Things You'll Need
A humid environment inside your home can be a problem because it encourages the growth of mold, dust mites and bacteria. This can lead to an unpleasant, musty smell and even become a possible health hazard. There are some steps you can take to lower the humidity level inside your home to prevent these issues. If you aren't sure if there is a problem, you can use a hygrometer from a hardware store to measure the relative humidity. Indoor humidity should be maintained at less than 50 percent.
Ventilate areas properly. Humidity can build up indoors without enough fresh air circulation. You can hire a ventilation expert to come to your home and help with this. Ventilation is especially important in the bathroom, where there is high moisture due to showering. Make sure there is a fan in proper working order.
Monitor your air conditioning. Generally speaking, central air conditioning dehumidifies the air. However, if there is an area that is over-cooled, it can trigger condensation, leading to higher humidity. If there is an area that is very cold and clammy, reduce the cool air supply to that area.
Check your dryer's air discharge hose. The hose should be free of obstructions and should discharge the air to the outdoors. If air is discharging indoors, it may be causing higher humidity.
Check for dampness in basements and crawl spaces. If you have a damp basement, you may want to hire a professional to find and eliminate the source of the moisture. If water is leaking into the basement, it can be a big problem that needs to be addressed. Sometimes dampness can be reduced in these types of areas by laying down sheets of plastic with sand or gravel on top.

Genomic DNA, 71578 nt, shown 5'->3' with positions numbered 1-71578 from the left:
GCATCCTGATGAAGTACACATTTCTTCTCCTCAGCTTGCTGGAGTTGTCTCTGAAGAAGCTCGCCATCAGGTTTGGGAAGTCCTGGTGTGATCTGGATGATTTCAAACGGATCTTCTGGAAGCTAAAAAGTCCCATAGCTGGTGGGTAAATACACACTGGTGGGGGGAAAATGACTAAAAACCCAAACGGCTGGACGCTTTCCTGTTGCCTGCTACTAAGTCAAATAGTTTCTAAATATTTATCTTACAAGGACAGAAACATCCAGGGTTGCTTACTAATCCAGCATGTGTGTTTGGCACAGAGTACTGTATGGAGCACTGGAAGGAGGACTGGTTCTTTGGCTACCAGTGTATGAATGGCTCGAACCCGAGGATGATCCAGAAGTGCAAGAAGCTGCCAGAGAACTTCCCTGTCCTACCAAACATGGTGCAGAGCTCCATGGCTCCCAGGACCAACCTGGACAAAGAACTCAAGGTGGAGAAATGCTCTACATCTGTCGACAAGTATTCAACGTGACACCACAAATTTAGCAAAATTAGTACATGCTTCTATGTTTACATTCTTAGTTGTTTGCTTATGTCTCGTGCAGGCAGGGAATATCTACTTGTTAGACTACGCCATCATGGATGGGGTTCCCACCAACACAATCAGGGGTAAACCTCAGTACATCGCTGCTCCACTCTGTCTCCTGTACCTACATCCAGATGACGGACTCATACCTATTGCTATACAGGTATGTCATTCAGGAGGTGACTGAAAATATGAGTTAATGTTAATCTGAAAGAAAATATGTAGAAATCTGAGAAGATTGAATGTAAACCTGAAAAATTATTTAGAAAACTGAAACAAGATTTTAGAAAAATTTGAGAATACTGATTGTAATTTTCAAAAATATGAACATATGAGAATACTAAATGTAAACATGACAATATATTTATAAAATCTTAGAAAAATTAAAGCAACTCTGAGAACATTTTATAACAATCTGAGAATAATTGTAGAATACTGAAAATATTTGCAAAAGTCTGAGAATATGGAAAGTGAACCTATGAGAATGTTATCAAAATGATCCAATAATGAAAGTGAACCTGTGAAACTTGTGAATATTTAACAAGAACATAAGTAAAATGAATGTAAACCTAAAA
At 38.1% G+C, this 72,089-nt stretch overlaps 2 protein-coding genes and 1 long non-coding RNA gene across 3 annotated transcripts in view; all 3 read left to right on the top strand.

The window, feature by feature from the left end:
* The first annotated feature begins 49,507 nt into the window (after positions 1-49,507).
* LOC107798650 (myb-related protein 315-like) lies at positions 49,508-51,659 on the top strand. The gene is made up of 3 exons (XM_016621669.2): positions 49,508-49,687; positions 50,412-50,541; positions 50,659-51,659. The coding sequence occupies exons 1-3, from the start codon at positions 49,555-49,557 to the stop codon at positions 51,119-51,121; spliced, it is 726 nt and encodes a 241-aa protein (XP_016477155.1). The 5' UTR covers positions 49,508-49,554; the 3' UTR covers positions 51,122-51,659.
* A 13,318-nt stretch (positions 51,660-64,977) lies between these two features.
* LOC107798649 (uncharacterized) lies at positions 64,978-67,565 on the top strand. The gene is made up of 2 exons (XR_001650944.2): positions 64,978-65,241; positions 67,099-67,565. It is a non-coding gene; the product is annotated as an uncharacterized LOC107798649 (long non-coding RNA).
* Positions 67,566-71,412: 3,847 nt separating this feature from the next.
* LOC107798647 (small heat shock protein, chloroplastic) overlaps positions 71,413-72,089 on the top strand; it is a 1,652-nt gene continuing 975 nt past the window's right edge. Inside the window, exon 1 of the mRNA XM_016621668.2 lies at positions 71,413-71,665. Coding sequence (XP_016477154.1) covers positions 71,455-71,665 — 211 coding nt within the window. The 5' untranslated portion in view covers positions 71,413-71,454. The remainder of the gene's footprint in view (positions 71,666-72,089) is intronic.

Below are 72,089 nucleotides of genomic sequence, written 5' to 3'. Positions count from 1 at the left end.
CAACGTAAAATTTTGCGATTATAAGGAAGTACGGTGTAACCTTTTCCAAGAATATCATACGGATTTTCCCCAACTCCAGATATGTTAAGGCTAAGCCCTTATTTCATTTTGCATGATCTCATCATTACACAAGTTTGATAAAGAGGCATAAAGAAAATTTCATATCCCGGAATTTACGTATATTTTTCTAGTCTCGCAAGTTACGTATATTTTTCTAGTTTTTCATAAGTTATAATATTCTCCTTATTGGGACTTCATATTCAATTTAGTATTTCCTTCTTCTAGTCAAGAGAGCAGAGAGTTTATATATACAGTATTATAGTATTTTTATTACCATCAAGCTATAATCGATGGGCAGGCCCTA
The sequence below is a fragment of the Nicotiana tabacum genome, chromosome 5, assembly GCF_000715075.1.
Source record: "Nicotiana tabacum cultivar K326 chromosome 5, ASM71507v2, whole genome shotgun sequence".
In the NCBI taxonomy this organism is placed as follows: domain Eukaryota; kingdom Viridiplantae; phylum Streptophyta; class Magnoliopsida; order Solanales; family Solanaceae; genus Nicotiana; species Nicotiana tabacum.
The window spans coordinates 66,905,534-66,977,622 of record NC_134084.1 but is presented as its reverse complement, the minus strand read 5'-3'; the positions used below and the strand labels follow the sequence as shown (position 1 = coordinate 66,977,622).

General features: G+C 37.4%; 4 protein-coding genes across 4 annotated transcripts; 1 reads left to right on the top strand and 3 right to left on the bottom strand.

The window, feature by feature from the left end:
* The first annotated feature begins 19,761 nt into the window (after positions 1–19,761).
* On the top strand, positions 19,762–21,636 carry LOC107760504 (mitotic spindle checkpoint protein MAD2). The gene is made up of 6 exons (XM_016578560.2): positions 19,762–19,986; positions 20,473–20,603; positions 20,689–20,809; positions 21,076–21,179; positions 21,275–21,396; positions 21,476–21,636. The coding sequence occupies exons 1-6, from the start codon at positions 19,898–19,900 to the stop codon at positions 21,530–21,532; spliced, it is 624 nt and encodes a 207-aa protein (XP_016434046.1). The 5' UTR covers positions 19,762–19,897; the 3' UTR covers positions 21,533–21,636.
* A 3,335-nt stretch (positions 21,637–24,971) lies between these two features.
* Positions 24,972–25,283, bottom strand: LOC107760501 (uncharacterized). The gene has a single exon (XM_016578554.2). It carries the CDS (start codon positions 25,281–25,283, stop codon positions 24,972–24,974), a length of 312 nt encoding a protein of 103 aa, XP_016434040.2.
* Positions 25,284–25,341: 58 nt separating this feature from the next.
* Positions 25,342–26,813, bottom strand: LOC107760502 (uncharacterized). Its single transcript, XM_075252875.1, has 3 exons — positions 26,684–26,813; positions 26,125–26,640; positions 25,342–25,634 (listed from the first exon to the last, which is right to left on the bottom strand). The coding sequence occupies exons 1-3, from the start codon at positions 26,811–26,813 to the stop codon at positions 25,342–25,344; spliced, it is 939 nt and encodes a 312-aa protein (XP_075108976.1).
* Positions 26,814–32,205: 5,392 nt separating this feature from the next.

Buy a dehumidifier. Dehumidifiers are electrical appliances that take humidity out of the air and then drain the water collected. If you are using a dehumidifier in temperatures lower than 65 degrees Fahrenheit, make sure you buy a unit that is designed specifically for low temperatures that will automatically defrost itself when needed. Most models are designed to operate in temperatures higher than 65 degrees. Buy a dehumidifier that is appropriate for the amount of space it needs to dehumidify. It will use approximately the same amount of electricity as a window air conditioning unit of the same size.
If there is already mold in your home, have it taken care of by a professional immediately, as certain molds present serious health risks.
Anna Roberts has written professionally since 2007, specializing in home and garden topics for the web, among other subjects. She recently expanded her gardening and sustainable food expertise by spending a year "locavoring." Roberts holds a Bachelor of Science in visualization from the Minneapolis College of Art & Design.